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Creation Date: 1788· Instrumentation: Fl 2 Ob 2 Fg – 2 Hr 2 Trp – Pk – Str · Duration: 25’ · Created as Symphony #92.
Hob.I:90 Symphony in C Major
In 1788/99 this symphony as well was written on behalf of the Paris Concerts de Loge Olympique basically as a follow-up order to the six Paris Symphonies (Nos. 82-87) and is dedicated to the client, Cote d’Ogny, as are Nos. 91 and 92. As a competent businessman Haydn also simultaneously sold these symphonies to Prince Oettingen-Wallerstein, who was a fervent admirer of Haydn and had commissioned symphonies from him. (To the question of why the prince had only received scores written by a copyist Haydn explained that an eye condition had prevented him from supplying it in his own script.) No. 90 and No. 91 are a little overshadowed by the celebrated Oxford Symphony No. 92 – but completely unjustifiably with regard to the Symphony in C Major, No. 90. All symphonies written directly prior to his time in London basically feature the superior arrangement of all formal details, an external simplicity along with a complex inner structure. The principal theme of the first movement is actually just a cadential phrase anticipated as such in the slow introduction, then, “diverted” with bold sleight of hand, is inserted at the climax of the rapid main section. Here for the first time in the history of symphony the attempt is made to blend a slow introduction and rapid main section with one another. The repetitions forming the main motif of this theme basically permeate everything, taking command of the entire movement and imitated in counterpoint only by a syncopated interjection and interrupted by a figurative and playful secondary theme, which taken together yields an extremely artificial arrangement of the movements. At the end of the movement the principal theme returns to its function as a cadence. The second movement features considerable formal originality: two contrasting parts in major and minor keys which are developed in a kind of double variation. In one of the variations the flute is allowed to play solo. In the finale, a rapid-fire monothematic sonata movement scattered with artistic flourishes of every sort, the coda, the final part, takes up an entire third of the movement. At the beginning of the coda Haydn plays an especially bold “gag” – one of the surprises to be prepared for at all times with him. What it is is not revealed here: when a conductor is determined, an audience at the Wiener Musikverein or Salzburg Festival will fall for the close to Haydn’s symphony, even twice in a row when – as specified - the second part of the finale is repeated!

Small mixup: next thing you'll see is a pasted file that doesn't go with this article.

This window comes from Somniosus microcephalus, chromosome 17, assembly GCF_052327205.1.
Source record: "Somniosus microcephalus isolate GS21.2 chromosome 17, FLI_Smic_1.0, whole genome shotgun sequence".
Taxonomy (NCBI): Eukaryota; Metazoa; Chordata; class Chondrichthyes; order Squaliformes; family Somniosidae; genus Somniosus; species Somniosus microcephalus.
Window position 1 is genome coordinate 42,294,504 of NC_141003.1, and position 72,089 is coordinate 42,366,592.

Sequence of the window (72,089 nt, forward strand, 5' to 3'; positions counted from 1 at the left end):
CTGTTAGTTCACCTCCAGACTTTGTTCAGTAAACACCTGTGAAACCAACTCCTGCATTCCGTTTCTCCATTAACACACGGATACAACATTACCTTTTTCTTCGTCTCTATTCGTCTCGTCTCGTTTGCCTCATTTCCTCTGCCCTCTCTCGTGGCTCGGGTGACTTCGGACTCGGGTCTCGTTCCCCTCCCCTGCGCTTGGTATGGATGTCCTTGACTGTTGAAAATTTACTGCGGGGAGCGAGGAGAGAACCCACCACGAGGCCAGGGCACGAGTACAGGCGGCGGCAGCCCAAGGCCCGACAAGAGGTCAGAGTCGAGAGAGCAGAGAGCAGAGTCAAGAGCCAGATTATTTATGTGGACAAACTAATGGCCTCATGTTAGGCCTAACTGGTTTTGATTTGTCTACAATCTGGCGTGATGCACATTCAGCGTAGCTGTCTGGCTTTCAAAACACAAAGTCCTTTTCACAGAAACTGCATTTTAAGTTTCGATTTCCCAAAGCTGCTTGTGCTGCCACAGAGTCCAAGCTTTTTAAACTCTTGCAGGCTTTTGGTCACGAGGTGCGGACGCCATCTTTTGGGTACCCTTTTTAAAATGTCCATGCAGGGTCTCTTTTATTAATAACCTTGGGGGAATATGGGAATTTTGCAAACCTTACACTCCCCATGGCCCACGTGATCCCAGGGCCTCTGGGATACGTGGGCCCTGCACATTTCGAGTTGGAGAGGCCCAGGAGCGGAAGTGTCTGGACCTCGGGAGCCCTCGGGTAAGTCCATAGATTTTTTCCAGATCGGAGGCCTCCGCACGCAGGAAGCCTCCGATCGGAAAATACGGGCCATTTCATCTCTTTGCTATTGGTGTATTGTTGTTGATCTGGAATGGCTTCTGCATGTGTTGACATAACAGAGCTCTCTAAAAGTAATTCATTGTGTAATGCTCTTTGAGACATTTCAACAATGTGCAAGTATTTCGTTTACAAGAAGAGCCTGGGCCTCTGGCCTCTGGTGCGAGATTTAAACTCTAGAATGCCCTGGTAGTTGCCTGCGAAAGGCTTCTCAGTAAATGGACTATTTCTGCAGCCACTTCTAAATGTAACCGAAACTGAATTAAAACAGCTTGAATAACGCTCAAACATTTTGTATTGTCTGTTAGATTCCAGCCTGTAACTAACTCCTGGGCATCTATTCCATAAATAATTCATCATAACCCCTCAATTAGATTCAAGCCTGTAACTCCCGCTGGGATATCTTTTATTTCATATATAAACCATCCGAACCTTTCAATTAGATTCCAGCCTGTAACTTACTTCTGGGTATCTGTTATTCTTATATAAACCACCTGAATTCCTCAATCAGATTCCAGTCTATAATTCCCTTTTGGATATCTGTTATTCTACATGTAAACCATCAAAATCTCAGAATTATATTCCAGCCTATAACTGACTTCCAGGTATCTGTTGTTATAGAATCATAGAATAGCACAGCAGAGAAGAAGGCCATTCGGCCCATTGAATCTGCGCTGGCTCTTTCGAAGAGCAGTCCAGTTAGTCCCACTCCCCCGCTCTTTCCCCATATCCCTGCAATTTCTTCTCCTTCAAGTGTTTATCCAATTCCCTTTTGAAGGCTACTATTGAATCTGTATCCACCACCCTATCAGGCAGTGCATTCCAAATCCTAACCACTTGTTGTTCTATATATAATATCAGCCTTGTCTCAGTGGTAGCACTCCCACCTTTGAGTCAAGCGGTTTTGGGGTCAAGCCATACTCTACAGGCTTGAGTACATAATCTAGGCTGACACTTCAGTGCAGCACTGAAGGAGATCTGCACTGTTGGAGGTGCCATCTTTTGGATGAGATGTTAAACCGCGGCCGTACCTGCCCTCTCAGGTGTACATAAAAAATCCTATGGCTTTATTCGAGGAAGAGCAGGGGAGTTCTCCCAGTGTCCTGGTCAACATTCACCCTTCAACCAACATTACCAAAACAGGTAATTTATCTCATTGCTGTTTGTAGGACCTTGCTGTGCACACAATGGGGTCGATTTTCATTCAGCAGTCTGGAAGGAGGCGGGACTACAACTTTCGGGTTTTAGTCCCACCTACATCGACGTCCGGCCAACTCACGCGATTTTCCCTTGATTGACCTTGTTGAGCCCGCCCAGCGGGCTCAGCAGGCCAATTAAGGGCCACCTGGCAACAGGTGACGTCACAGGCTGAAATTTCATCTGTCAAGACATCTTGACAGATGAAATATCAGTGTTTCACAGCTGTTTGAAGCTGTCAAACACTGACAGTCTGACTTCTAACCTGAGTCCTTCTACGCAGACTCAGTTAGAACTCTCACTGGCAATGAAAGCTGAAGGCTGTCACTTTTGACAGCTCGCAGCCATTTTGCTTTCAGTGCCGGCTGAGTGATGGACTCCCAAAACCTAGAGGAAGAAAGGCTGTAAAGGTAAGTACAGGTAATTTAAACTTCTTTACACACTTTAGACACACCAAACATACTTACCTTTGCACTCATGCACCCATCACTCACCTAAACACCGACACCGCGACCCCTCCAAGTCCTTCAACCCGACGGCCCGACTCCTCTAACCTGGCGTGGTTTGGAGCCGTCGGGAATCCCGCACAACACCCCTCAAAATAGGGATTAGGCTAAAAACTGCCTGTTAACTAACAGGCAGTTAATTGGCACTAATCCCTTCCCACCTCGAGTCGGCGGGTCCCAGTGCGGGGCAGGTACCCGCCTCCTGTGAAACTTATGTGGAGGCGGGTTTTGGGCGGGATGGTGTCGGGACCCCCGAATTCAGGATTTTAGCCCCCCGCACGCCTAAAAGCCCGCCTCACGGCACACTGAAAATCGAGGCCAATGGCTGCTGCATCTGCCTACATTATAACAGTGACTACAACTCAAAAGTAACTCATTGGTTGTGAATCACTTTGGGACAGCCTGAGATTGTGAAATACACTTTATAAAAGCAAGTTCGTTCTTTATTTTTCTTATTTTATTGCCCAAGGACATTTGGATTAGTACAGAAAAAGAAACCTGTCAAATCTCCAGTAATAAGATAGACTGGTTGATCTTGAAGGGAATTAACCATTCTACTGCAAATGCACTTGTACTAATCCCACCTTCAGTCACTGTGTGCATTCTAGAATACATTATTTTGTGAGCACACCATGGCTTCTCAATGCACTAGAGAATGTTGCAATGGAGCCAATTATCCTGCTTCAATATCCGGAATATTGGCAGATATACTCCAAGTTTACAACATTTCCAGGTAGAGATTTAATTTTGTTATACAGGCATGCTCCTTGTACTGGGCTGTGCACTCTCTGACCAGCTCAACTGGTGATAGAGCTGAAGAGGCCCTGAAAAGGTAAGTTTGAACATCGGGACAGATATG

I. Adagio - Allegro Assai
II. Andante
III. Menuet e Trio
IV. Finale, Allegro assai
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